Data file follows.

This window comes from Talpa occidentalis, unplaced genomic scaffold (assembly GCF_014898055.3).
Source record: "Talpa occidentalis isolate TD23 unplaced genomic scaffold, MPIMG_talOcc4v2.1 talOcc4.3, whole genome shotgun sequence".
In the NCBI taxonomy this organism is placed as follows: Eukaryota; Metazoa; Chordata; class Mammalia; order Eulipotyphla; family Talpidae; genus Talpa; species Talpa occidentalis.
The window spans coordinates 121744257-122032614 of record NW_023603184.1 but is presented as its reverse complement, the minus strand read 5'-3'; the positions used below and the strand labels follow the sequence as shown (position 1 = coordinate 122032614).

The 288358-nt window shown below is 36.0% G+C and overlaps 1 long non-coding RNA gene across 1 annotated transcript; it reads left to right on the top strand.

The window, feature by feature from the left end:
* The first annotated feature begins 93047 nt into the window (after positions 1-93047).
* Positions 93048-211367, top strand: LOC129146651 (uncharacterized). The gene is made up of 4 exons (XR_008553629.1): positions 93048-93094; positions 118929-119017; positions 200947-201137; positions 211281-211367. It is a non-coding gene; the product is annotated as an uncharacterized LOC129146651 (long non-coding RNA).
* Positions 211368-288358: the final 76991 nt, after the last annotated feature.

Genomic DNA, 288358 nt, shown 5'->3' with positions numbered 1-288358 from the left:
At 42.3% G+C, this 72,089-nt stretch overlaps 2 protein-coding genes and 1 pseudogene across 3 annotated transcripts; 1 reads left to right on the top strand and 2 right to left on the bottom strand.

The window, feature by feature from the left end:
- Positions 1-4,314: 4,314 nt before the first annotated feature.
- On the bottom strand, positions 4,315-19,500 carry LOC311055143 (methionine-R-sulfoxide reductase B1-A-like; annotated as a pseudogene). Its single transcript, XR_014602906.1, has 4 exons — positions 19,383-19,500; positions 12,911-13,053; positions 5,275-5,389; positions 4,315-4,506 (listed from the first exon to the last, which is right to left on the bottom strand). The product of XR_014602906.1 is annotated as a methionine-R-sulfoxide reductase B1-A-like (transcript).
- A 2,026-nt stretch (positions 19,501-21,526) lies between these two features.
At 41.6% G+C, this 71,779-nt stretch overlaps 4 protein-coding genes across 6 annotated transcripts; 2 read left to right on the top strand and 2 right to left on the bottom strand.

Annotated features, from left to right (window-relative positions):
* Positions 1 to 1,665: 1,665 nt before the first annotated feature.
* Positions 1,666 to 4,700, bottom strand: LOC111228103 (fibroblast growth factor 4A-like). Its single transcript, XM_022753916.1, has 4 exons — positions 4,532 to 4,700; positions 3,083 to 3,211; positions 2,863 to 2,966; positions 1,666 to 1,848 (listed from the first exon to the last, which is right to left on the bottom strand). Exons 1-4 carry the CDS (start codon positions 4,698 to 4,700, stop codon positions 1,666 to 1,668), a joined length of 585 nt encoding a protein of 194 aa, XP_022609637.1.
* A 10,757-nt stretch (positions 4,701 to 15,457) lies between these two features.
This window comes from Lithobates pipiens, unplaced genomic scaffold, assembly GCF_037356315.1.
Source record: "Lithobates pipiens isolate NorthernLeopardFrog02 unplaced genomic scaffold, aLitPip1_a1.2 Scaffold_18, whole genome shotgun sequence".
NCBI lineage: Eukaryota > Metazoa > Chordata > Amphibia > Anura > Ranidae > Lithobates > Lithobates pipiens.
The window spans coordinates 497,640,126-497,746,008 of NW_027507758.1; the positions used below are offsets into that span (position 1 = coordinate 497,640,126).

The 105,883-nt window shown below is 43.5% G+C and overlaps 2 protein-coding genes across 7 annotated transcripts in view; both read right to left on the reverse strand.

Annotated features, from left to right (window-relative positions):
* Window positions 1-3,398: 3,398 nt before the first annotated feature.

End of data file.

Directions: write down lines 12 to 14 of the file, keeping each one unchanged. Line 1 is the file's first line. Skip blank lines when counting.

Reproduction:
The window, feature by feature from the left end:
- Positions 1-4,314: 4,314 nt before the first annotated feature.
- On the bottom strand, positions 4,315-19,500 carry LOC311055143 (methionine-R-sulfoxide reductase B1-A-like; annotated as a pseudogene). Its single transcript, XR_014602906.1, has 4 exons — positions 19,383-19,500; positions 12,911-13,053; positions 5,275-5,389; positions 4,315-4,506 (listed from the first exon to the last, which is right to left on the bottom strand). The product of XR_014602906.1 is annotated as a methionine-R-sulfoxide reductase B1-A-like (transcript).